Memetics - The first legitimate field of study effectively obliterated by the internet's power of irrelevant content....and...
It seems like everyone on the Internet acts like a 14 year old troll. Can I haz my culture back? I don’t think that lolcats are funny. They might as well symbolize the death of memetics. The fittest memes are parody macros. Can we say cyber-idiocracy?One benefit I expect is that we will see fewer critics doubting the existence of memes. As late as 2005 we had comments like this (from Maurice Bloch):
[Memeticists] will bring up the originality of thinking of the evolution of culture from 'the memes' point of view'. And, of course, they are right, because if they had been able to argue that there were such things as memes, this would have been a fascinating new perspective on human history. The point is, however, that they have not succeded in arguing convincingly - any more than the diffusionists had before them when talking of 'traits' that there are such things in the world as memes. And so, talk of invasion by the 'body snatchers', to use Dennett's delightful phrase, is an idea as intriguing, as frightening and as likely as invasion by little green men from Mars.I think one of the positive effects of the modern internet meme explosion is that doubting whether memes exist will look increasingly stupid. Now that memes are a ubiquitous pop-culture phenomenon, the audience will increasingly just think: of course memes exist - duh! So: the frequency of this criticism seems likely to go down.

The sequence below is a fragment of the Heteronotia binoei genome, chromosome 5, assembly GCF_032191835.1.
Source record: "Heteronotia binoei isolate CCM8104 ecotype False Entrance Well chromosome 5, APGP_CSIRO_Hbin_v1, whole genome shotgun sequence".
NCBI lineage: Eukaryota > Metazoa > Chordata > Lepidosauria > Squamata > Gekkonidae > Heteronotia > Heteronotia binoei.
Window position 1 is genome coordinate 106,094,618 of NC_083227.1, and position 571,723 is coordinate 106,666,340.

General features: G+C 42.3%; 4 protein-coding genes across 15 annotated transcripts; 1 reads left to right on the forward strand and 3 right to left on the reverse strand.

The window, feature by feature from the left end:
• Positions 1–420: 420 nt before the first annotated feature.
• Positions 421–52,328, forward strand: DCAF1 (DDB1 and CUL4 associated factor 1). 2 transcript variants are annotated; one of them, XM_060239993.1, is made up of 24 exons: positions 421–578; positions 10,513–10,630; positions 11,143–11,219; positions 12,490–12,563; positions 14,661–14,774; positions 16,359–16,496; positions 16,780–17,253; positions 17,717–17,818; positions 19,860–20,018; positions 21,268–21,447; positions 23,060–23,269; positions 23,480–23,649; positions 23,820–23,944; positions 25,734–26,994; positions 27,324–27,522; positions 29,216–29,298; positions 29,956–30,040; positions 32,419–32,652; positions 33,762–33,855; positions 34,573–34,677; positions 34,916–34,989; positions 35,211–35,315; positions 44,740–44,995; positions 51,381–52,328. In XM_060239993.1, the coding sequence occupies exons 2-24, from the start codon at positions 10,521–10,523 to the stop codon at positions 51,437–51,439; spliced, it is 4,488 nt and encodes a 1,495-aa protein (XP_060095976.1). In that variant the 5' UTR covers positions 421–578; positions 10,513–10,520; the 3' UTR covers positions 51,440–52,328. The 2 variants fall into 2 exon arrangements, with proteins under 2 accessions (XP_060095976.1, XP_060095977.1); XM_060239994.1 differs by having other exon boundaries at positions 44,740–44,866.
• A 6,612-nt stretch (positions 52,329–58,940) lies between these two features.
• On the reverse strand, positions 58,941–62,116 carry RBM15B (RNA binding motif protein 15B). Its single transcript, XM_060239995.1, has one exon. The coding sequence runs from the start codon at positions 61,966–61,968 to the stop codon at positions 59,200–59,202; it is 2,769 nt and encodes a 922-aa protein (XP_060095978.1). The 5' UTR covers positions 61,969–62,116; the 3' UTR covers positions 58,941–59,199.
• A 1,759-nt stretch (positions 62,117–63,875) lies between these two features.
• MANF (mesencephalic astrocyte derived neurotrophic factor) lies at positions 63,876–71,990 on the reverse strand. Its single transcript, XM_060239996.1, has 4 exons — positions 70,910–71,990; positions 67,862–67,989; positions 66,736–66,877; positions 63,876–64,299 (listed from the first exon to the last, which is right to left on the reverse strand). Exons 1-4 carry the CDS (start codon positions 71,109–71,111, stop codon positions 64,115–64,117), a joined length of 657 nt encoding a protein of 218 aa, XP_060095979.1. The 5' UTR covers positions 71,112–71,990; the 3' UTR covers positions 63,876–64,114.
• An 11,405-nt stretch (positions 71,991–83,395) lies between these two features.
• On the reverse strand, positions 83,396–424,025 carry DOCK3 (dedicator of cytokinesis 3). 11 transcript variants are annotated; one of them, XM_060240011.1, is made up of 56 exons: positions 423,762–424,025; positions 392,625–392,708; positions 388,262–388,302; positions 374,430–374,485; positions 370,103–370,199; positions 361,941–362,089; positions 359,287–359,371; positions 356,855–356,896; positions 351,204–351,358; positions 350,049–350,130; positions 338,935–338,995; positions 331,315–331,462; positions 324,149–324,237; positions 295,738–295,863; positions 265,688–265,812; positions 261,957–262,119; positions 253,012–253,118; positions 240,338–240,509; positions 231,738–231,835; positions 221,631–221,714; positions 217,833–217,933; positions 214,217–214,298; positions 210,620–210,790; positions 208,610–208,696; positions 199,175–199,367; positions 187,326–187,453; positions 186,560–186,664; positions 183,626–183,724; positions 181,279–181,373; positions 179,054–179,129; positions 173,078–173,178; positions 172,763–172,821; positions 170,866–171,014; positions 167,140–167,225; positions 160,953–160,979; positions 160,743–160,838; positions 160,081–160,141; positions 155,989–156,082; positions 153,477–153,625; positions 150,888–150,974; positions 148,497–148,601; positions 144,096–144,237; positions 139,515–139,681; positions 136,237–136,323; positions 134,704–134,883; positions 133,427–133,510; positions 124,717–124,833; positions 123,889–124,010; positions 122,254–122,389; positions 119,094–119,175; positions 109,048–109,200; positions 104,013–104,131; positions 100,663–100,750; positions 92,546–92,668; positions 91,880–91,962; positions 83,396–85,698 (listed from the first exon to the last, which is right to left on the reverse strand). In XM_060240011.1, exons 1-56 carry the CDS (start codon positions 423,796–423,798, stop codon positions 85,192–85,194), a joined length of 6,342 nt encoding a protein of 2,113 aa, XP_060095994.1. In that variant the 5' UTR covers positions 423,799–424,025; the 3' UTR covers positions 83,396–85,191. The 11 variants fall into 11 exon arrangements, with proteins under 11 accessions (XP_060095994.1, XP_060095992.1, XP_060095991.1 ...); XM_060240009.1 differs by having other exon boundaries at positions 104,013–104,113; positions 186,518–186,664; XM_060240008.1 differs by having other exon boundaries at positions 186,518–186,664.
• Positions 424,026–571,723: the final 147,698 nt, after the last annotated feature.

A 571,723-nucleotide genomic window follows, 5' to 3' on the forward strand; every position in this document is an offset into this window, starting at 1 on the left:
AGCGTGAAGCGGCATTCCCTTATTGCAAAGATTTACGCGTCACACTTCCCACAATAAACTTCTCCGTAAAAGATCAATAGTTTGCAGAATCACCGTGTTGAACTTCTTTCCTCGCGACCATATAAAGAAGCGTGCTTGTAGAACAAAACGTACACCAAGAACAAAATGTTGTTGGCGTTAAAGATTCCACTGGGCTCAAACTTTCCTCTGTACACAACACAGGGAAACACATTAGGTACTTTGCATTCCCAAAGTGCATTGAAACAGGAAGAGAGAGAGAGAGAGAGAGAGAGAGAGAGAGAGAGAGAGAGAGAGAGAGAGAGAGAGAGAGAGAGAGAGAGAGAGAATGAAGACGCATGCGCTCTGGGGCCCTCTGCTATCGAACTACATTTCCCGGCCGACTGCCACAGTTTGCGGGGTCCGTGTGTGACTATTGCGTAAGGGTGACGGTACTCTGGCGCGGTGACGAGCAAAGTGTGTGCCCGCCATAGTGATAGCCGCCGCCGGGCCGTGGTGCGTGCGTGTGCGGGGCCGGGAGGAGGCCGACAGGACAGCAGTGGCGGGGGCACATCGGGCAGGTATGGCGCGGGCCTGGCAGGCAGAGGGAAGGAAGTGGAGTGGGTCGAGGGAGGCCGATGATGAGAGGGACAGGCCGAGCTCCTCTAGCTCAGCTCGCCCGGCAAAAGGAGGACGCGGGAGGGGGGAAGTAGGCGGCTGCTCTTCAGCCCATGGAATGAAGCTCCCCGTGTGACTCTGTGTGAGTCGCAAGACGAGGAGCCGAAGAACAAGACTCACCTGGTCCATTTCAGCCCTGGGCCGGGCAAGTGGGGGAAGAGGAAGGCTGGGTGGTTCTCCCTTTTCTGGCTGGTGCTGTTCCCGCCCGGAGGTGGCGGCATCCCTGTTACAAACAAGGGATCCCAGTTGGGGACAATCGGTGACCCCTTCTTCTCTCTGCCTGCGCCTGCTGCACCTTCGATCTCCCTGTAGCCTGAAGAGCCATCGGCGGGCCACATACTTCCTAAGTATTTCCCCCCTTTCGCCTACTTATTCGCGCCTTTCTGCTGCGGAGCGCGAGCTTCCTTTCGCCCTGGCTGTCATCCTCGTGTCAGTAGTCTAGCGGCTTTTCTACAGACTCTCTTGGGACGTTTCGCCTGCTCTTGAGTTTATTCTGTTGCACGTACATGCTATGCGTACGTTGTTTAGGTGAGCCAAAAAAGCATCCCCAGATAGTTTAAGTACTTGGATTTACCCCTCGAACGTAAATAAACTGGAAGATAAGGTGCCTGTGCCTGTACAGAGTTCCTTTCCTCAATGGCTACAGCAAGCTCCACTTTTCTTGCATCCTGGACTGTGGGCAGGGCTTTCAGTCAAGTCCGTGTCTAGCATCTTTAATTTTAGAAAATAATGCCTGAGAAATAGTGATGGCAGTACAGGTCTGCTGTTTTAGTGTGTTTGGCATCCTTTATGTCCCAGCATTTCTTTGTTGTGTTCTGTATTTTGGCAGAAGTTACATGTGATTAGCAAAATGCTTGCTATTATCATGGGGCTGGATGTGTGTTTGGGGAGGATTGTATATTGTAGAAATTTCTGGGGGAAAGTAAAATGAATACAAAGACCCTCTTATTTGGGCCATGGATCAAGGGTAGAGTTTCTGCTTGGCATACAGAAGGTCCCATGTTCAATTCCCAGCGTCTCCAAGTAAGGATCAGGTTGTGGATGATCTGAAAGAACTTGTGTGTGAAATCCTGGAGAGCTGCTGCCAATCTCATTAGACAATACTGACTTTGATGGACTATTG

The modern meme explosion also seems bound to bring new blood and faces to memetics. Yes, it associates memetics with junk pop culture, but I think that is inevitable - and not to be shied away from too much. Marketers and advertisers will trace the term back to its roots, and get turned on to the topic that way.
The meme explosion may well eventually lead to a memetics explosion.
After all, there's got to be a scientific field that studies memes - right?